Combatting disease with faith, science, and determination

Combatting disease with faith, science, and determination

| Growers dig deep as greening takes its toll |

Early fruit drop jarred the citrus industry this season as growers battle the bacterial disease citrus greening, also known as Huanglongbing (HLB). “We were all caught off guard and quite honestly shocked at the devastation,” says Mike Sparks, executive vice president and chief executive officer of Lakeland-based Florida Citrus Mutual, the state’s largest citrus grower organization. “Last year really showed the devastation of HLB.”[emember_protected custom_msg=”Click here and register now to read the rest of the article!”]

The U.S. Department of Agriculture repeatedly downgraded its harvest estimate for the state’s orange crop, dropping it from 154 million boxes in October to 134 million boxes in June. Florida produced 146.6 million boxes of oranges in 2011-2012, up from 140.5 million in 2010-2011 and 133.7 million boxes in 2009-2010.

Citrus greening, discovered in southern Florida about eight years ago, has proven more challenging than freezes, hurricanes, canker, and nematodes. Some $70 million of private funding has been spent on research to defeat it. While a cure is not immediately anticipated, many growers remain hopeful as strides are made to control the Asian psyllid— which spreads the disease— and discover more disease-resistant rootstalks.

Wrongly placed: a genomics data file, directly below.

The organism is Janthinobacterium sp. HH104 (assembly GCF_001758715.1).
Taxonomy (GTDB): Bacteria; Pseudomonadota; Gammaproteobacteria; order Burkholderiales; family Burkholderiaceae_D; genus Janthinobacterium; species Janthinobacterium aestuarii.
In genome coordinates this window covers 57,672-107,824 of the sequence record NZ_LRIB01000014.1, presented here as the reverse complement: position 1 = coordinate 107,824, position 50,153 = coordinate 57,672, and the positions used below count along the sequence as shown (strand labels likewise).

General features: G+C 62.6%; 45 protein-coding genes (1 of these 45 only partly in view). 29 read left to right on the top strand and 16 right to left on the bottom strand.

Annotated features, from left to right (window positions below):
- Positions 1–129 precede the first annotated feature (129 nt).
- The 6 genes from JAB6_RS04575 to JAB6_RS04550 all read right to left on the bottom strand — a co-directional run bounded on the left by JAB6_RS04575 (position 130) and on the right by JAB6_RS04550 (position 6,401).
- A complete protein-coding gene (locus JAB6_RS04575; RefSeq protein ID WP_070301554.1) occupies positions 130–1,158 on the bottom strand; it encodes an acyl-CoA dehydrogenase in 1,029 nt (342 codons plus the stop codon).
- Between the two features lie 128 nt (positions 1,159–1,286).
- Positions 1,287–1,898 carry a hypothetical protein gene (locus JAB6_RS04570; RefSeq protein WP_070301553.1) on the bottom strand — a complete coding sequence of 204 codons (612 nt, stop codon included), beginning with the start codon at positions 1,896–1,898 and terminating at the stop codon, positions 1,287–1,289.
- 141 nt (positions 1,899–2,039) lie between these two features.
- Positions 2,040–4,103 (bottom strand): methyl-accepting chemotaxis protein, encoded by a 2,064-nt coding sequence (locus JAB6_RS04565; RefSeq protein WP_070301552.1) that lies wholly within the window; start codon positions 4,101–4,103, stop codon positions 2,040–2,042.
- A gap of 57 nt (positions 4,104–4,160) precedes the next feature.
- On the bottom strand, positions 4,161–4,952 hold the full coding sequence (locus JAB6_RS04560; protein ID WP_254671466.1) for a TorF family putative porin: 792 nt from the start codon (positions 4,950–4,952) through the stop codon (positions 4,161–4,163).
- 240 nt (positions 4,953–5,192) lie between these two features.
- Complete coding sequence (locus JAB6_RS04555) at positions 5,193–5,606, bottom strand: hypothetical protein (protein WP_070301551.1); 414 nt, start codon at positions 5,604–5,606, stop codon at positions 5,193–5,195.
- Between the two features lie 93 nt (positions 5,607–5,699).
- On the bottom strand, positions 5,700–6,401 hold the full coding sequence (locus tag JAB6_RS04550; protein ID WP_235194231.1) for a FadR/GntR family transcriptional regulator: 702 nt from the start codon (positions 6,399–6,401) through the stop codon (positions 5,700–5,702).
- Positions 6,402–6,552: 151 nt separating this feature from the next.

“We have chosen to stay with the citrus crop, which is what we know the most about. We’re not experienced at growing strawberries and blueberries and peaches,” says 71-year-old Frostproof area grower Ben Hill Griffin III, whose dad was given a 10-acre orange grove as a wedding gift in 1931. “Every challenge that has ever faced the industry through the years— which includes canker, brown spot, spider mites, and burrowing nematode— all these things had to be eradicated. They were eradicated through scientific research.”

“We’re committed to this business. We think there’s a bright future and a profitable future,” says Larry Black, general manager of Peace River Packing Company in Fort Meade. “The methods of growing citrus are going to change over time. We’re ready and willing to adapt.”